Surviving Christmas Without Grievous Bodily Harm – It Can Be Done!
Yes folks it’s that time of the year again. A time when every aspect of popular culture tells us to be happy, loving and full of cheer and when many of us feel like ripping the head off our nearest and dearest. Here are some tips to help you get through Christmas if Mr. Claus is not one of your more cherished icons.
- It’s OK NOT to like Christmas. Yep, it’s OK not to like Christmas. Acknowledge that you are probably in a (significant) minority, and remind yourself that it will all be over in two weeks’ time.
- Claus-trophobia: No matter how one loves one’s parents and how mature and successful you are, secretly they think you are only 10, which inevitably leads to your inner 10 year old emerging in all sorts of interesting ways: re-enacting old sibling rivalry, fighting over the selection boxes, argy-bargy in the kitchen. Get in touch with your outer adult this year, and see if you can actually stop getting into a fight early on. Believe me, you will feel a lot better!
- Drink less than you did last year: You will feel better, you won’t have to try to remember what you said in Sean in Accounts, you will have fewer hangovers and you will spend less, which brings me to the next point.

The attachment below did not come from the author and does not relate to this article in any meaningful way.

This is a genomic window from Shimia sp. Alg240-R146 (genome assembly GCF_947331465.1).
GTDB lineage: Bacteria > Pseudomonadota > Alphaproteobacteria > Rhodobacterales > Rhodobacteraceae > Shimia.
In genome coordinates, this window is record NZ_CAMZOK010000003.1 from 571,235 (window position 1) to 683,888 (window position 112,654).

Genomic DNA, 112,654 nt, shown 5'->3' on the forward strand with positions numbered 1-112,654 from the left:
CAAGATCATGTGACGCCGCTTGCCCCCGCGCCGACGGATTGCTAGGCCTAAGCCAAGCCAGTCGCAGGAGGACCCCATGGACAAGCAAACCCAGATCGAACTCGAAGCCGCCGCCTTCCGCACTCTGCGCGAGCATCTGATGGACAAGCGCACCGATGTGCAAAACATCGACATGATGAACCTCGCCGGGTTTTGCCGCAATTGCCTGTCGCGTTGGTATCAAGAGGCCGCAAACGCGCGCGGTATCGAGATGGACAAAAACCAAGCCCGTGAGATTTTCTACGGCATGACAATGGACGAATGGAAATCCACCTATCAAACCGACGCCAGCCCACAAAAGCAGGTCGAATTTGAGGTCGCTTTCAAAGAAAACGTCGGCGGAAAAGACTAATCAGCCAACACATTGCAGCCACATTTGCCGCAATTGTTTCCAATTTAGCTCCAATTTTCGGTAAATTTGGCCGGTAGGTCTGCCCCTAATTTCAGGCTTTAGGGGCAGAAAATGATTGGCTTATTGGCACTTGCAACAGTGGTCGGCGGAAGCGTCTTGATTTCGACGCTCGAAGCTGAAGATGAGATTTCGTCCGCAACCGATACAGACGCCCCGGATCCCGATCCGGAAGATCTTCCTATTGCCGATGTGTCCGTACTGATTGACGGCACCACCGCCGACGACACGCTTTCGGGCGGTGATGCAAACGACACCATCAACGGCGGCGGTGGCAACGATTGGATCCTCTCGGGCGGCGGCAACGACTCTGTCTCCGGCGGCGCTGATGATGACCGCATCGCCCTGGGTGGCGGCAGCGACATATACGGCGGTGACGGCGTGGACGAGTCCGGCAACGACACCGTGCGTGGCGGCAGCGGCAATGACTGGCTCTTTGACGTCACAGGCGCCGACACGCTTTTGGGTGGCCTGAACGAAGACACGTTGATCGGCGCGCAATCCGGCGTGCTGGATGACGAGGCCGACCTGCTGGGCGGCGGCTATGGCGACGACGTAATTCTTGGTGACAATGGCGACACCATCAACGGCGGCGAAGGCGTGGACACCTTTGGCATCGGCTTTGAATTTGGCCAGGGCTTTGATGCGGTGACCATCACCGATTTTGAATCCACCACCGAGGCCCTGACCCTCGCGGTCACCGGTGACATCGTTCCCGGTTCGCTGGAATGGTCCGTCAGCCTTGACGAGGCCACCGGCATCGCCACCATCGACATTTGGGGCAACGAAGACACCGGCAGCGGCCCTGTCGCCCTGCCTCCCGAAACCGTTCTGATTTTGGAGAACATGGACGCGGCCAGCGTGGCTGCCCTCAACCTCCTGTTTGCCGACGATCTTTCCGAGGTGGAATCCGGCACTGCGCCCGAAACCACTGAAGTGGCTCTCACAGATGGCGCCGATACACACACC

- Christmas presents: Do you remember what you got last year? Do you remember what you gave last year? Nope, me neither. Why not do a Kris Kindle with your family, set a budget and ask people for 3-5 things they would like. It’s also OK to buy the cheaper boxes of biscuits for visiting relatives. (Yes, it is really no matter what your mother says!). And why not consider asking for one of the gift packs given by Bóthar or Trocaire. This gift will make a real difference to someone in the third world.
- Remember what started it all? Even if you are not a church goer this can be an ideal time of year to acknowledge and salute the spiritual dimension of your life. Look for the wonder and beauty in the everyday and prepare to be amazed.
- Rent a child: If you have children of your own, you already know how much their innocence adds to the wonder (and how much their extraordinary demands can add to your budget…) and delight of Christmas. If you don’t have children, borrow one (believe me their parents will be delighted) and go look at the Christmas lights, visit Santa and be a parent for a short little while. Remember you can then give them back!
- Reflect and acknowledge: The time between the two Christmases (26 December to 5th January) can be a great time to acknowledge all the growth, changes and achievements of the past year. Write them down to give yourself a pleasant surprise! If the year has been bad, salute yourself for getting through it. Take some time alone to think about what you want for the coming year.
- Keep a grip on your routine. If you find that Christmas is disorientating for you, work on keeping some routines going (e.g., make sure you keep up your regular exercise). If you find that you are eating unfathomable amounts of junk, why not make a conscious effort to eat only what makes you feel comfortably full and then STOP!
- Finally, remember that underneath all the madness and mayhem, most people are genuinely trying to do their best and why not use that to get you through Christmas!